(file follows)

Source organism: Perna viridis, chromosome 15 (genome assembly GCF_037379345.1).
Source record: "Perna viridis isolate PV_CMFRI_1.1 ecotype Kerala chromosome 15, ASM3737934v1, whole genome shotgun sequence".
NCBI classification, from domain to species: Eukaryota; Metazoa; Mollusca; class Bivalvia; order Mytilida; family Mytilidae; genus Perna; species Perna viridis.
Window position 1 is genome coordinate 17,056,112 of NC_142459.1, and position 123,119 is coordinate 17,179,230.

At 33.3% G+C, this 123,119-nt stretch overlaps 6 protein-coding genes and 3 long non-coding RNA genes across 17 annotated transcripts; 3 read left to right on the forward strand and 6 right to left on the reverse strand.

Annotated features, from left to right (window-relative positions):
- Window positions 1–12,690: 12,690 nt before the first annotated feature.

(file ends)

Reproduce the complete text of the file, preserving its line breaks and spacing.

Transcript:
Source organism: Perna viridis, chromosome 15 (genome assembly GCF_037379345.1).
Source record: "Perna viridis isolate PV_CMFRI_1.1 ecotype Kerala chromosome 15, ASM3737934v1, whole genome shotgun sequence".
NCBI classification, from domain to species: Eukaryota; Metazoa; Mollusca; class Bivalvia; order Mytilida; family Mytilidae; genus Perna; species Perna viridis.
Window position 1 is genome coordinate 17,056,112 of NC_142459.1, and position 123,119 is coordinate 17,179,230.

At 33.3% G+C, this 123,119-nt stretch overlaps 6 protein-coding genes and 3 long non-coding RNA genes across 17 annotated transcripts; 3 read left to right on the forward strand and 6 right to left on the reverse strand.

Annotated features, from left to right (window-relative positions):
- Window positions 1–12,690: 12,690 nt before the first annotated feature.